More Accessibility For Deaf Community With Nagish

More Accessibility For Deaf Community With Nagish


Tomer Aharoni, Co-Founder & CEO

Nagish is part of the 2021 class of the Comcast NBCUniversal LIFT Labs Accelerator, powered by Techstars. The 12-week accelerator helps startups in connectivity, media, and entertainment grow their companies and develop partnerships with Comcast NBCUniversal.

When Tomer Aharoni learned how deaf and hard-of-hearing people make phone calls, he was stunned. They usually have to rely on the use of human interpreters to communicate from American Sign Language into English — a manual, time-intensive, and outdated system in today’s automated world. Not to mention the lack of privacy most people expect in one-on-one phone calls. 

“The process seemed really slow, not private, and inaccurate too,” he said. “It made me want to see if I could solve the problem.”

During his mandatory duty in the Israel Defense Forces, Aharoni learned software development and other technical skills and went on to earn a computer science degree in the United States. 

With this experience, Aharoni launched Nagish, which lets people make phone calls using text. Nagish (which means accessible in Hebrew) converts text-to-speech and speech-to-text in real-time. The platform makes it easy to place and receive calls without hearing or speaking. Instead, users just type and read.

“We are making telecommunication more accessible to people who are deaf or hard of hearing,” said Aharoni. “With Nagish you don’t need to rely on a third party to interpret. We convert calls into text in real-time significantly faster and more accurately than a human transcriber.” 

A Mission-Driven Startup

A milestone moment came when Aharoni met Taliah, an 18-year-old who is hard of hearing. She needed an interpreter service to make phone calls and regularly declined calls in favor of texting. That limited her interactions with family, friends, customer service representatives, and others. Aharoni brought Taliah an early version of Nagish, and she used it to make her first phone call — to her mother. 

The emotional experience reinforced for Aharoni why he pushes so hard to make Nagish a success.

How many founders can say they are building something that makes people’s lives better?” he asked. “We could always create another SaaS company or help people sell more products to consumers, but when we see someone who uses Nagish, it’s so touching and fills me with joy.


Empowering Accessibility

Nagish is not just a consumer application. The tool brings more inclusion to workplaces, too. With Nagish, employees who are deaf or  hard of hearing can chat with coworkers more naturally and efficiently. HR teams can be more inclusive in their hiring process by allowing deaf or hard of hearing candidates to communicate by typing responses.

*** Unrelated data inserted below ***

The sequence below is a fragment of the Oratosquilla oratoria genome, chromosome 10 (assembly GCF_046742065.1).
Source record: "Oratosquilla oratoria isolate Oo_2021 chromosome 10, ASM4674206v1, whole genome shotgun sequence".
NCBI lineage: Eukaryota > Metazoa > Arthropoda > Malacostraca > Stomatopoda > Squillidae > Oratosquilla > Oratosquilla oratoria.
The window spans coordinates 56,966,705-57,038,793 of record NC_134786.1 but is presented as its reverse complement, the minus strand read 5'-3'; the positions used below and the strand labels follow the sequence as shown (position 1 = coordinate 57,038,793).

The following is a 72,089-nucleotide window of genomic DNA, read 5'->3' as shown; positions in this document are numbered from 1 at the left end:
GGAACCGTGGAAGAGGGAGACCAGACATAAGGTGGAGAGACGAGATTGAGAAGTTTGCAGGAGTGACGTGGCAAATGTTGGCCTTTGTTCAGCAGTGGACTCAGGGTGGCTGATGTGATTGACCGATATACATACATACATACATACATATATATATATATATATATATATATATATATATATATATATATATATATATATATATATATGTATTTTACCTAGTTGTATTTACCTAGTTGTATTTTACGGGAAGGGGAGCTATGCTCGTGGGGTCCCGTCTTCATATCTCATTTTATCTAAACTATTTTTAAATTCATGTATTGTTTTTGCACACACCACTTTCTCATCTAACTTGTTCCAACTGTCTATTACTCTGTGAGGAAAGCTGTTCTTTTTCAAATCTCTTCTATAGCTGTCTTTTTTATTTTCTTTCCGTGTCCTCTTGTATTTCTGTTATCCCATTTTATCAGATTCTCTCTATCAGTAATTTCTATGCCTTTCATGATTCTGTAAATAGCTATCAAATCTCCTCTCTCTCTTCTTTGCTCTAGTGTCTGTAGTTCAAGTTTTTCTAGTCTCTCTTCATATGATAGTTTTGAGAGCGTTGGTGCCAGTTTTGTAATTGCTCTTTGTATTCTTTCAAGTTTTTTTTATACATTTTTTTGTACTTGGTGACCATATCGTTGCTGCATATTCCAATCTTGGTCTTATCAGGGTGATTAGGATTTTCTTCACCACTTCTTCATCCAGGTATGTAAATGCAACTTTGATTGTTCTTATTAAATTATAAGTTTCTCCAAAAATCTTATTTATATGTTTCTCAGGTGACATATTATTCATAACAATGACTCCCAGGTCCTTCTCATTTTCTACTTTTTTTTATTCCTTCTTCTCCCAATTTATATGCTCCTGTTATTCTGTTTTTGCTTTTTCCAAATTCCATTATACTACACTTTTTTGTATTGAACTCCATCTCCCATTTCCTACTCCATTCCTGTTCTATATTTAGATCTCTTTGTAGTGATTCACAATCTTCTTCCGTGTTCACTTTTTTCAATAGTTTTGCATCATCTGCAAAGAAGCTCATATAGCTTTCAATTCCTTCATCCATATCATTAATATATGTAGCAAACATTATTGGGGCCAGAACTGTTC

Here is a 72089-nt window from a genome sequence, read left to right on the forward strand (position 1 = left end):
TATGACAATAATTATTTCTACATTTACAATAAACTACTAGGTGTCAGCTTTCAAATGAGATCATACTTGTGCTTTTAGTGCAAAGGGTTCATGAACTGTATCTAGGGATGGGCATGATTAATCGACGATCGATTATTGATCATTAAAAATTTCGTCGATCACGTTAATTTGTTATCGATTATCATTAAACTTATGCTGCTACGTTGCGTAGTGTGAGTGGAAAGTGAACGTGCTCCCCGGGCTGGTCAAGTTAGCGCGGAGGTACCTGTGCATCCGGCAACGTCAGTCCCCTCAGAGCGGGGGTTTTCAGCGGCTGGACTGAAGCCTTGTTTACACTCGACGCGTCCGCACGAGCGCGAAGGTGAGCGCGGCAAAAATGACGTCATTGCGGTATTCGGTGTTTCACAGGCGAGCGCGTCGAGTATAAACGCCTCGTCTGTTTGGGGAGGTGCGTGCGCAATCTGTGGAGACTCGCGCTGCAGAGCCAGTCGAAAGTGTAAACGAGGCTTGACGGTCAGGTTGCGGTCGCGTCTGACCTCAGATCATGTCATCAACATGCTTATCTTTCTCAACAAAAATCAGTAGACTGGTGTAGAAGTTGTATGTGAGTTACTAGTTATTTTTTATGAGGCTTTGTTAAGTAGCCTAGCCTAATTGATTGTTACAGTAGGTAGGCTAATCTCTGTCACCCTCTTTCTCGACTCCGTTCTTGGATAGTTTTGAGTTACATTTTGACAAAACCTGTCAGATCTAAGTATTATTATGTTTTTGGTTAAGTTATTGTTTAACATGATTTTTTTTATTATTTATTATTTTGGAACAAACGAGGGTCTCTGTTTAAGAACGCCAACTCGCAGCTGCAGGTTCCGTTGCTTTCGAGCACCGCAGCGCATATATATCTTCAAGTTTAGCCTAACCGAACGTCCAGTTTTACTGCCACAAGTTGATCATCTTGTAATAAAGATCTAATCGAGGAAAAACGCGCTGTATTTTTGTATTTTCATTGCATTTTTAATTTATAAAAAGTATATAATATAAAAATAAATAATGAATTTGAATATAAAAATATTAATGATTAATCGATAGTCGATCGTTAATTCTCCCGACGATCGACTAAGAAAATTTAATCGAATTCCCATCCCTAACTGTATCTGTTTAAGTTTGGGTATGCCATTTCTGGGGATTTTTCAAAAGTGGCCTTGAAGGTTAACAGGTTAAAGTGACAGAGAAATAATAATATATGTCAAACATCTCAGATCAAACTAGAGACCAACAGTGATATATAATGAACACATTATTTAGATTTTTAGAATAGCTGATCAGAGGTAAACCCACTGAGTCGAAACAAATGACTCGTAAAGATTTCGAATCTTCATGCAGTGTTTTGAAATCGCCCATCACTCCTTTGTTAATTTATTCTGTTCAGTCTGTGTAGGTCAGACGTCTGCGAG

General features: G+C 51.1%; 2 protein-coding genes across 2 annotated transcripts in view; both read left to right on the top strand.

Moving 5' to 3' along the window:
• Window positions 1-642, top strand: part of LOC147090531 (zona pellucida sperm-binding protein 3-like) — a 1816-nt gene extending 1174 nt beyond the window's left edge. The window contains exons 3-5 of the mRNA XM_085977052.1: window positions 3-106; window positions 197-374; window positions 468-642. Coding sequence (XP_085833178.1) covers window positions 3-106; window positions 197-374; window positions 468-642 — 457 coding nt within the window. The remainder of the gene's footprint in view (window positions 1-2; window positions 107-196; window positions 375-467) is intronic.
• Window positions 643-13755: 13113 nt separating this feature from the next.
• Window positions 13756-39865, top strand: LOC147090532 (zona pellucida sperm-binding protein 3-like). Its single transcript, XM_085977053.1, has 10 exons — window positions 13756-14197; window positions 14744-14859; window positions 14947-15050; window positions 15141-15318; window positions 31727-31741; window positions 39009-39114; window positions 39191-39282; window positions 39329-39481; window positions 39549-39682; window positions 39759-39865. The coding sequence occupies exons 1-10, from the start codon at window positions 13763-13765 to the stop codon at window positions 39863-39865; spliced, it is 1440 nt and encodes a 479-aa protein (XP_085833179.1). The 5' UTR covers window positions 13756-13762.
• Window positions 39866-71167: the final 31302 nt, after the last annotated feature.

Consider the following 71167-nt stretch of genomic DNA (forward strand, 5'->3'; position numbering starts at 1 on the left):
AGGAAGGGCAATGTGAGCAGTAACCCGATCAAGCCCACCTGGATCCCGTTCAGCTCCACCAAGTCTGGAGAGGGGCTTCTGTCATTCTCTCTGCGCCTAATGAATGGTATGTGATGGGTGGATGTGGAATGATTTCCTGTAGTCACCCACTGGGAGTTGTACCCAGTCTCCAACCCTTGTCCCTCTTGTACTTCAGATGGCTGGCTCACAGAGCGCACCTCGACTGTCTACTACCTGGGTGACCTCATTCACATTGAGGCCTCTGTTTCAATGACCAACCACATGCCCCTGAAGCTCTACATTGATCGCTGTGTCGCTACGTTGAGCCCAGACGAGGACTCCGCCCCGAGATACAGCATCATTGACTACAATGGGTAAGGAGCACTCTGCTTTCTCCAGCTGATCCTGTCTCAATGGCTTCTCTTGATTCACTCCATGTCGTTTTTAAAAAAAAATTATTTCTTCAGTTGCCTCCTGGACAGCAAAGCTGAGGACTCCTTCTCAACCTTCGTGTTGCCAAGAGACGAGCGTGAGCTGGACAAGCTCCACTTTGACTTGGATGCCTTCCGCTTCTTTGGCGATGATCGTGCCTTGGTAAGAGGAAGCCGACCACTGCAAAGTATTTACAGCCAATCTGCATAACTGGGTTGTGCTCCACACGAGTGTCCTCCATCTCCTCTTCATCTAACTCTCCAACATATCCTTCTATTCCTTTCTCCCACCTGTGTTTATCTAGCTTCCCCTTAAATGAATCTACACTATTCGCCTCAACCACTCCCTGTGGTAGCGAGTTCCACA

“At one job, I had a deaf intern, and every time I wanted to chat with her casually, I had to make sure an interpreter was available,” Aharoni recalled. “I had to set up a meeting, but with hearing teammates, we just talked normally. I hated it. It wasn’t fair to her.”

Another use case is receiving deliveries or meeting with a ride-share driver. 

“We all take it for granted when someone calls, and you can say ‘meet me at the corner’ or ‘I’m walking outside,” he said. “When you are deaf, you just decline the call, and there is no way to know where the driver is.”


Working with the Community 

Nagish’s user rate is growing by about 15% per week. Many people learned about Nagish through word-of-mouth recommendations from others in the deaf and hard of hearing community. Nagish’s focus on working hand-in-hand with the deaf community to understand pain points rather than making assumptions is a big reason for its success.

“Instead of imposing a solution on the community, we ask them what they need,” he said. “We are growing organically because Nagish users tell their friends, and they start using it, too.”

In 2020, Aharoni learned that COVID-19 was particularly difficult for the community. Pandemic lockdowns made people feel isolated due to the lack of in-person events and meetups, which are particularly important to deaf and hard of hearing people because they can sign with one another. Without the same interactions in the outside world, they were left with just text, email, and chat — but they missed the synchronous communication that only in-person or live phone calls can bring. It made Aharoni even more passionate about bringing Nagish to more people.

As the startup completes  the Comcast NBCUniversal LIFT Labs accelerator, Aharoni hopes to expand its roster of clients and attract more users. In the future, Aharoni wants Nagish to become the go-to solution for real-time closed captions calling.

“We want to be the number one service for accessible phone calls in the world,” he said.



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